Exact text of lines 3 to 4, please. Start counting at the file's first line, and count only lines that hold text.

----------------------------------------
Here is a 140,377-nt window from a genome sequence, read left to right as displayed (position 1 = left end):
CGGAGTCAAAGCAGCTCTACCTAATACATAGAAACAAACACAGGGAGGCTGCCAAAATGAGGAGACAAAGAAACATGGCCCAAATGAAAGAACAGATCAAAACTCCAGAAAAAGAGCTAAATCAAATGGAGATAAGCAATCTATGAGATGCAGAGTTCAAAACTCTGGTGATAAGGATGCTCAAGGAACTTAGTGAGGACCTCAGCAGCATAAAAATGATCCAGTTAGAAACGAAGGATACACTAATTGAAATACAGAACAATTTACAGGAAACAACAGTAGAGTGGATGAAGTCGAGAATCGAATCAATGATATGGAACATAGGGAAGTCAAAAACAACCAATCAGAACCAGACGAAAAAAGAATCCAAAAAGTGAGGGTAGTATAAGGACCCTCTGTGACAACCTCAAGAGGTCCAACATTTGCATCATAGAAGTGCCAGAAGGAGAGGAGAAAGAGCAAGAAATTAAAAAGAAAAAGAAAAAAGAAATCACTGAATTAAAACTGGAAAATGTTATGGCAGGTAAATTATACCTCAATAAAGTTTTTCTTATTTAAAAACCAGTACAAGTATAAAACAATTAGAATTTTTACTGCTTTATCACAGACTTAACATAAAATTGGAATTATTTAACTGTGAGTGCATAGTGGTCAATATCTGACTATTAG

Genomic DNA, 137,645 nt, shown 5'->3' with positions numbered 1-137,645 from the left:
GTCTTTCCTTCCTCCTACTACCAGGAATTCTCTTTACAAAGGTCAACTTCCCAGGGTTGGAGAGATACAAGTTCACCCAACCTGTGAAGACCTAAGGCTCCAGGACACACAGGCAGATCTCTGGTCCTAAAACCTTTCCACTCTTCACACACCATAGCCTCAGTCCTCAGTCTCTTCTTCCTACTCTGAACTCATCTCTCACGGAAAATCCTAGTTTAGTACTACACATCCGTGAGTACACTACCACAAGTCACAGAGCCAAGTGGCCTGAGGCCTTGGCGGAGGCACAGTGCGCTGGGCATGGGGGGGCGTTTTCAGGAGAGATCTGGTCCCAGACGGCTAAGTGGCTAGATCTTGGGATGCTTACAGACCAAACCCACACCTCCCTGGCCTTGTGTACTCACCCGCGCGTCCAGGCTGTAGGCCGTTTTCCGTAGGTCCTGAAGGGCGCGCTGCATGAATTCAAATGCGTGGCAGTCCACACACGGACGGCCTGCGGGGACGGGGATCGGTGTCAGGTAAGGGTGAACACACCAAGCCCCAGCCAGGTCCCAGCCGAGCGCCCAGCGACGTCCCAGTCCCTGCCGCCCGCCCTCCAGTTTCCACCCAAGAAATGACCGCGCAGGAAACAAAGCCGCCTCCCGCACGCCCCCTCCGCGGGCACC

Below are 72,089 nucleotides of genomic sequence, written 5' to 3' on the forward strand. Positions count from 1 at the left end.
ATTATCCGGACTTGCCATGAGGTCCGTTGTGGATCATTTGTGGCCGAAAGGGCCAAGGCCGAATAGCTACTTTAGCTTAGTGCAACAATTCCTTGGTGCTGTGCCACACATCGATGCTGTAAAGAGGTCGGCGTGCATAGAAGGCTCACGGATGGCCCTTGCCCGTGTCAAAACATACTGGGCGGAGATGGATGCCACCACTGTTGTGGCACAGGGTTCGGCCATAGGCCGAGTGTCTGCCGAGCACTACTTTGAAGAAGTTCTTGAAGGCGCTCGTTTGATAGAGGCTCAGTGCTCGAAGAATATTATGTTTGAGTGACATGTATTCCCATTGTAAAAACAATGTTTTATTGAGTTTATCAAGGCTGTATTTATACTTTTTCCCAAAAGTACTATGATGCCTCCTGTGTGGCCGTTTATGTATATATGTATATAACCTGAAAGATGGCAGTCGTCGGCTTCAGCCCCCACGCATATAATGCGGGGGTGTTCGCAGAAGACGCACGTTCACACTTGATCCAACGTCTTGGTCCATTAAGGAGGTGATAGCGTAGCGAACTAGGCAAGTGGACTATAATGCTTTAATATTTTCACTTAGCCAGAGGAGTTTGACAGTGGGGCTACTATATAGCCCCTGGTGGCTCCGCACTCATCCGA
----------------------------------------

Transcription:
Genomic DNA, 137,645 nt, shown 5'->3' with positions numbered 1-137,645 from the left:
GTCTTTCCTTCCTCCTACTACCAGGAATTCTCTTTACAAAGGTCAACTTCCCAGGGTTGGAGAGATACAAGTTCACCCAACCTGTGAAGACCTAAGGCTCCAGGACACACAGGCAGATCTCTGGTCCTAAAACCTTTCCACTCTTCACACACCATAGCCTCAGTCCTCAGTCTCTTCTTCCTACTCTGAACTCATCTCTCACGGAAAATCCTAGTTTAGTACTACACATCCGTGAGTACACTACCACAAGTCACAGAGCCAAGTGGCCTGAGGCCTTGGCGGAGGCACAGTGCGCTGGGCATGGGGGGGCGTTTTCAGGAGAGATCTGGTCCCAGACGGCTAAGTGGCTAGATCTTGGGATGCTTACAGACCAAACCCACACCTCCCTGGCCTTGTGTACTCACCCGCGCGTCCAGGCTGTAGGCCGTTTTCCGTAGGTCCTGAAGGGCGCGCTGCATGAATTCAAATGCGTGGCAGTCCACACACGGACGGCCTGCGGGGACGGGGATCGGTGTCAGGTAAGGGTGAACACACCAAGCCCCAGCCAGGTCCCAGCCGAGCGCCCAGCGACGTCCCAGTCCCTGCCGCCCGCCCTCCAGTTTCCACCCAAGAAATGACCGCGCAGGAAACAAAGCCGCCTCCCGCACGCCCCCTCCGCGGGCACC